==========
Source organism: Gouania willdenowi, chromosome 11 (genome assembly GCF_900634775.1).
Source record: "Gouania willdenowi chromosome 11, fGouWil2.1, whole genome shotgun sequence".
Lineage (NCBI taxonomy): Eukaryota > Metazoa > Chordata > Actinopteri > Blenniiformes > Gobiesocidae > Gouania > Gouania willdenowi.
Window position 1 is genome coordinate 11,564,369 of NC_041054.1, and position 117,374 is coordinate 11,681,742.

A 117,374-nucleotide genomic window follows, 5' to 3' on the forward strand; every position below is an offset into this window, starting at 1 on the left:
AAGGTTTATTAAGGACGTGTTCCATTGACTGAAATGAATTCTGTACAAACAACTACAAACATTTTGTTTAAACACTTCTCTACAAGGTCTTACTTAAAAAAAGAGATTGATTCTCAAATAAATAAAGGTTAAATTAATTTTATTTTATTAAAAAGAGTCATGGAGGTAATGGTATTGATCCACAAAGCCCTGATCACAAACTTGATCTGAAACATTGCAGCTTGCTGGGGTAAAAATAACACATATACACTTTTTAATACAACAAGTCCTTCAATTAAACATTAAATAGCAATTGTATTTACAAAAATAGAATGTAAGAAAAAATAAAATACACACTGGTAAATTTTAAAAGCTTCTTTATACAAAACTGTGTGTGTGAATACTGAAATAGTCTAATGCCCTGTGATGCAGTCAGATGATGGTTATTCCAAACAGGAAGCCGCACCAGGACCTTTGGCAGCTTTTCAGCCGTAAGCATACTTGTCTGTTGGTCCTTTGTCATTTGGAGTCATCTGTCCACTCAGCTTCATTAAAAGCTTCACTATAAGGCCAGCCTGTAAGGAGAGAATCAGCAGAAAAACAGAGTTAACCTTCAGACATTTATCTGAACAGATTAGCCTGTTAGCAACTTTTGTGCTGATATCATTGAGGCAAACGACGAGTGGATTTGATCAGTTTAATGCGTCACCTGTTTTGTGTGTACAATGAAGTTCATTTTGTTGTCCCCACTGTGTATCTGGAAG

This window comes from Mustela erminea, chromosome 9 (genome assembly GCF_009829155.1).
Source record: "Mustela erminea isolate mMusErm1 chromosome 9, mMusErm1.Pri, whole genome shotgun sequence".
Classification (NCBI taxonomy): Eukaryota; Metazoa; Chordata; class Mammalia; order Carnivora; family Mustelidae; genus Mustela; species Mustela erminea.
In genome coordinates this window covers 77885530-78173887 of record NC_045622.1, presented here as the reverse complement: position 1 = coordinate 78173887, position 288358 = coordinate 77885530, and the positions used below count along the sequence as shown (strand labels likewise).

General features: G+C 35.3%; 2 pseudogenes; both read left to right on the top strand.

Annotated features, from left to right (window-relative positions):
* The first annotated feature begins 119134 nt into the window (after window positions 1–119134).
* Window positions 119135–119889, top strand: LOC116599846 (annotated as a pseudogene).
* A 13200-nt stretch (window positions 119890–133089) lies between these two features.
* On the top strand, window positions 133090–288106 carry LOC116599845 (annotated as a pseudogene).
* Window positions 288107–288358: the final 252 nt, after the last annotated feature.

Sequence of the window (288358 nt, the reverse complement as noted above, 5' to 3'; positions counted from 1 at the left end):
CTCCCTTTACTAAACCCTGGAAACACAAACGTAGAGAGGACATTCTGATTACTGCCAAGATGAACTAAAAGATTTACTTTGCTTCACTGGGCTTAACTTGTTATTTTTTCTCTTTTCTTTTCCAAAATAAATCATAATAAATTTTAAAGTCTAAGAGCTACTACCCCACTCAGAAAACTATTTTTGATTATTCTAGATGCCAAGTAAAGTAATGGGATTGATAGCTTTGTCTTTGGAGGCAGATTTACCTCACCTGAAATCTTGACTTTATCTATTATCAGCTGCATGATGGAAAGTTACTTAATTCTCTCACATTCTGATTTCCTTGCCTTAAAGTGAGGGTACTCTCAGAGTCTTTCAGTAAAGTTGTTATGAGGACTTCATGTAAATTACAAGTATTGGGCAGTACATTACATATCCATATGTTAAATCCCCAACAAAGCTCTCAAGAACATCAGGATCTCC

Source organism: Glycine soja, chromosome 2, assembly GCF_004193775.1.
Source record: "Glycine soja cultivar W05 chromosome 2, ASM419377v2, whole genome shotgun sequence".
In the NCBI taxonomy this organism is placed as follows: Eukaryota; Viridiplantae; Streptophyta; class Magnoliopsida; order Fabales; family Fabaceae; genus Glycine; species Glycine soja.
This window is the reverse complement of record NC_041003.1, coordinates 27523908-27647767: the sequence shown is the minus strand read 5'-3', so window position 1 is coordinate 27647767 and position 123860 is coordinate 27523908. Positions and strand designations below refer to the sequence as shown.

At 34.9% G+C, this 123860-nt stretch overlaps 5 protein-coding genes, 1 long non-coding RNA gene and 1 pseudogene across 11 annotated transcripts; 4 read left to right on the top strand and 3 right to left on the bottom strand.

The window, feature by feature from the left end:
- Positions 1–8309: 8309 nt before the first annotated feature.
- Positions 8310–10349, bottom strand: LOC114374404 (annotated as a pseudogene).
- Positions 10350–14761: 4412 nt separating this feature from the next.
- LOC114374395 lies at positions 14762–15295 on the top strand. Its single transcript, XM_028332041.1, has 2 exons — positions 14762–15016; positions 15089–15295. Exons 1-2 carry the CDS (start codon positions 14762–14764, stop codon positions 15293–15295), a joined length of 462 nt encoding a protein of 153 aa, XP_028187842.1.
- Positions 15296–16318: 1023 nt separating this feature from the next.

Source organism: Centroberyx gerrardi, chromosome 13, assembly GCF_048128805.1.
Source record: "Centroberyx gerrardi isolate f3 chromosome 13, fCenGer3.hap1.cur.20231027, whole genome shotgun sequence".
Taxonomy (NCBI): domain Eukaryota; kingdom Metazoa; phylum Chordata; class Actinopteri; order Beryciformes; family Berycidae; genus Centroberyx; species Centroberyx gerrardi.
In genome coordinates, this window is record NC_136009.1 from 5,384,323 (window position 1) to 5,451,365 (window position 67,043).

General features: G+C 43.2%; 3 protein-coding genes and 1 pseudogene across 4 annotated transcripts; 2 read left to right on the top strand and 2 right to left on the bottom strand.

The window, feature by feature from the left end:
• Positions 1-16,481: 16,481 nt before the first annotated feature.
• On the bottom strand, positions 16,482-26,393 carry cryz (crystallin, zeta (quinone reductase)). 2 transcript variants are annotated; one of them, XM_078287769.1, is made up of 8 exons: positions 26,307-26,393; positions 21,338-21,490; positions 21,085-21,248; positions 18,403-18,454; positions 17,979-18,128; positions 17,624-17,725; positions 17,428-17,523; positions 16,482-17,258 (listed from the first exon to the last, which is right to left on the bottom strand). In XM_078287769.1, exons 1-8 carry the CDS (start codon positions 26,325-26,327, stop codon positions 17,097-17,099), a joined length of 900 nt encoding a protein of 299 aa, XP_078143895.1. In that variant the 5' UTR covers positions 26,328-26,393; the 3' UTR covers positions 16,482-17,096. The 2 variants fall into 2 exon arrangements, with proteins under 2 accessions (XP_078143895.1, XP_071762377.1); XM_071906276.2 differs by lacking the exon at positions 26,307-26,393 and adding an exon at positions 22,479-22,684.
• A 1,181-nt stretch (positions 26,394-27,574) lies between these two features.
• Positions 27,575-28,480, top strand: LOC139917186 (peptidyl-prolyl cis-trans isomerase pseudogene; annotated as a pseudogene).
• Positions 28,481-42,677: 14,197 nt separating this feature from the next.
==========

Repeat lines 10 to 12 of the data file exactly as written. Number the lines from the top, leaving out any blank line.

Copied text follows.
In genome coordinates this window covers 77885530-78173887 of record NC_045622.1, presented here as the reverse complement: position 1 = coordinate 78173887, position 288358 = coordinate 77885530, and the positions used below count along the sequence as shown (strand labels likewise).

General features: G+C 35.3%; 2 pseudogenes; both read left to right on the top strand.

Annotated features, from left to right (window-relative positions):